Your presentation should focus on how games have been influential in your life. Please don’t tell us every game you’ve ever played, rather consider key games (and other types of play) that have been meaningful to you in some way. You can include digital (video) games, as well as other games/play (such as athletics). You might talk about the social experience of playing the games, how playing them affected you, negative or positive consequences of play, etc.

Your presentation will be evaluated on several criteria:

  • design: are slides visual appealing? do graphics contribute to the message? is text large enough to read? is their a coherent style that ties the presentation together? does the aesthetic support the speaker’s narrative?
  • presentation style: how well does the speaker:
    • speak in a clear, loud voice. avoid “um”, “like”, etc
    • not read from slides (your design shouldn’t have slides that require reading)
    • use eye contact, voice, and body language for emphasis and to engage the audience
    • appear calm and well rehearsed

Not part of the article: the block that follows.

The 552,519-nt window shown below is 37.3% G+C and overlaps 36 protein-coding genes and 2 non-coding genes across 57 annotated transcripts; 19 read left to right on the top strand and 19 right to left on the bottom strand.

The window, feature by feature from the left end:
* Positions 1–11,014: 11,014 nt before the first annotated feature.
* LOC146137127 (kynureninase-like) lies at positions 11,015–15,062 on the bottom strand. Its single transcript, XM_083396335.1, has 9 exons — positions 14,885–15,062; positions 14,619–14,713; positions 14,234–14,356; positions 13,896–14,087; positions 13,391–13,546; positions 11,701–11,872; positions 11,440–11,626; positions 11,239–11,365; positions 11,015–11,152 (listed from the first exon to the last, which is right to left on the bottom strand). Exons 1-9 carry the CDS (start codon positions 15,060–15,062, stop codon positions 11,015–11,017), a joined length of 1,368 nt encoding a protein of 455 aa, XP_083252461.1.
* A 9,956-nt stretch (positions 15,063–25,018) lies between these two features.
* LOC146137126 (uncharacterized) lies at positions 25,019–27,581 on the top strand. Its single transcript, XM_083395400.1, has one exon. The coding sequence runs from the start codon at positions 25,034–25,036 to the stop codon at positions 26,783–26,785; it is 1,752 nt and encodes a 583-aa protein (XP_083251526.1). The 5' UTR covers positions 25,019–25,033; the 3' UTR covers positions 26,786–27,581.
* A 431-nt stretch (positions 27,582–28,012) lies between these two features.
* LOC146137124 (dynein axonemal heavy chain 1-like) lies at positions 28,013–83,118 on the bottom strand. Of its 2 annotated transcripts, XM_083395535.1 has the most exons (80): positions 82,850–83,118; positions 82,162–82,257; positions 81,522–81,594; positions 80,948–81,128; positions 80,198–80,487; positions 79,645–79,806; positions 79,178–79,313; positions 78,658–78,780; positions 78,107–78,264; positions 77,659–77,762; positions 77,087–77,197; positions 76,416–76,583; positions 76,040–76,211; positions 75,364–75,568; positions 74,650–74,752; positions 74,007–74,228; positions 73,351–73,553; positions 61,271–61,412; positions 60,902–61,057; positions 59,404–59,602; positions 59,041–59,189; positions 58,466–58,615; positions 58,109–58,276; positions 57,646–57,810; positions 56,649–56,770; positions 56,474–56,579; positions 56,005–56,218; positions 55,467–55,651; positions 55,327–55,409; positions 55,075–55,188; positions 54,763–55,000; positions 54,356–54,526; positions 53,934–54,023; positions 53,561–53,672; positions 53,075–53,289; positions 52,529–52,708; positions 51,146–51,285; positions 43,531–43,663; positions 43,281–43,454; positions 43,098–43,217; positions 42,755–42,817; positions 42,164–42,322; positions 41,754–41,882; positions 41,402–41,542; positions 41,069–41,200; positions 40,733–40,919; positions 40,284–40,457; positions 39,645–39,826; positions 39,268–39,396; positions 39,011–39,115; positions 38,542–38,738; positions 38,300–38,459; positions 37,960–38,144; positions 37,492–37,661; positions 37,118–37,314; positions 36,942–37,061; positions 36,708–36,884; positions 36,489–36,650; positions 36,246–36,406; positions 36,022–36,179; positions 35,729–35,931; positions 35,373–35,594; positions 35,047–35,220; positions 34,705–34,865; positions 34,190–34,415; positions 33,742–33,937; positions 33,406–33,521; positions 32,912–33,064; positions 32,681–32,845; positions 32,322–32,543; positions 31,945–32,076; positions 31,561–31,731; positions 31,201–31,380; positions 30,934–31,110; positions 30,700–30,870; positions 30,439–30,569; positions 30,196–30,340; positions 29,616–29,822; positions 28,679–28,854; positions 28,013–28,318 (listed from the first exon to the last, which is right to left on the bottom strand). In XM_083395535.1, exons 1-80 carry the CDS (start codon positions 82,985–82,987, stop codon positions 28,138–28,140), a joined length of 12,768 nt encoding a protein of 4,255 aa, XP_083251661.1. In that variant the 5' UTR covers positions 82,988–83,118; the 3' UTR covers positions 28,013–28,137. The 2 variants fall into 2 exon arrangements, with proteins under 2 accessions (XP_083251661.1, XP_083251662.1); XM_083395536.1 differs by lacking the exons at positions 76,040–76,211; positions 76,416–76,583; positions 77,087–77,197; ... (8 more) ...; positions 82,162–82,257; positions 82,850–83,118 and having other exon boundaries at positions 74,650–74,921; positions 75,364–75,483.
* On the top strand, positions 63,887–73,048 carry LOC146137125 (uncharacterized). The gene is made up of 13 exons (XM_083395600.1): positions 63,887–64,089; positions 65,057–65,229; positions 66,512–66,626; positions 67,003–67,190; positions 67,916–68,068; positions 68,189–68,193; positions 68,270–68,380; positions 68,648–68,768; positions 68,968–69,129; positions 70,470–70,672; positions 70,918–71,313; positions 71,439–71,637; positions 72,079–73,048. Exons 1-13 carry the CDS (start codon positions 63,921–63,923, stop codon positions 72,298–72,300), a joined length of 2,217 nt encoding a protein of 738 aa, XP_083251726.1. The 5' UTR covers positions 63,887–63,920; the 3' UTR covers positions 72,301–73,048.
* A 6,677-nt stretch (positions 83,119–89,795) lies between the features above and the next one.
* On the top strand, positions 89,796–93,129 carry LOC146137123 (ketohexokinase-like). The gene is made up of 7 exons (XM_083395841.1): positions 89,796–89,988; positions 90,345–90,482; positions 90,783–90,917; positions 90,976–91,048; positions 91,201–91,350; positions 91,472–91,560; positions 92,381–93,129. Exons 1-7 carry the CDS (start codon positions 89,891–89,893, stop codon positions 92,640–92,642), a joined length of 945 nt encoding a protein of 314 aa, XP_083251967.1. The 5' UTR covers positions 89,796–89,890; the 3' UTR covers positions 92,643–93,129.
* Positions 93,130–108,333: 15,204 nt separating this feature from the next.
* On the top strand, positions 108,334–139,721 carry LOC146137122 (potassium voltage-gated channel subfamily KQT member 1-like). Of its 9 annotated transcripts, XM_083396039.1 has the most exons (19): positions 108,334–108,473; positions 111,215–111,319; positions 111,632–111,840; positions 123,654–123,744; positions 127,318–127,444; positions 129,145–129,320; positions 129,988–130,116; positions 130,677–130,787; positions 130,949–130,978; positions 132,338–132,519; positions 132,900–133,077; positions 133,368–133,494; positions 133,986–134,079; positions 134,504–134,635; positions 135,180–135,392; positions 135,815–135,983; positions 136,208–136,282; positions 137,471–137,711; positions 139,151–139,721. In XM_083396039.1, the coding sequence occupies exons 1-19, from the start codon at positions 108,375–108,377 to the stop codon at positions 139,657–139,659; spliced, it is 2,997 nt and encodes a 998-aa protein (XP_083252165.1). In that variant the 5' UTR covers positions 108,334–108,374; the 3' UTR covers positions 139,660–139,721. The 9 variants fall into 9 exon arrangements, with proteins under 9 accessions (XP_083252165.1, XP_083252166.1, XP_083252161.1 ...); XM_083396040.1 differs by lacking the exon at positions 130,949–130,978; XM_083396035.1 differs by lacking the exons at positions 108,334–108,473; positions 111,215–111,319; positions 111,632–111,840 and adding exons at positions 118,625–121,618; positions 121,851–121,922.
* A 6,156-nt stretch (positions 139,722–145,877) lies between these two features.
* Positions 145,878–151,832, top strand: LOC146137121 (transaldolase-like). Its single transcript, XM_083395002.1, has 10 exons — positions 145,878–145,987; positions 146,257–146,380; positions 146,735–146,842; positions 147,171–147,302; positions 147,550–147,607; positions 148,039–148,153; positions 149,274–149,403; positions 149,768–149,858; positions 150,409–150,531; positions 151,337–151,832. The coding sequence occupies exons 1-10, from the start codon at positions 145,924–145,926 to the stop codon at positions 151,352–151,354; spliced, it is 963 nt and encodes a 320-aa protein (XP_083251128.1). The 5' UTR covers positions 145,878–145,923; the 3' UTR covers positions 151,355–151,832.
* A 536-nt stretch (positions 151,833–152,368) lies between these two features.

• reflection: take this opportunity to reflect on the role of games in your life. don’t just tell us that you played Angry Birds instead of working on a homework assignment last year.
  • organization: your presentation should tell a story, with a good beginning, middle, and end. you should use the presentation to tell us something about yourself, and about how you understand games.
  • originality & creativity: this is not an academic presentation, try to make it light, creative, and fun.

Presentations must be uploaded to the course website prior to the beginning of class. They must be either .odp or .ppt files. Because they will auto-advance, PDF files cannot be accepted. Keynote users should create a PPT and make sure it looks right.

Game response posts

Students need to actively understand the key elements that make up a genre. Most weeks in the course, there will be a play assignment. Students will be asked to play a game (either in the lab or online) and to post a short game response of 300 words to the course website. A good game response will closely analyze the game to make a point about one or more: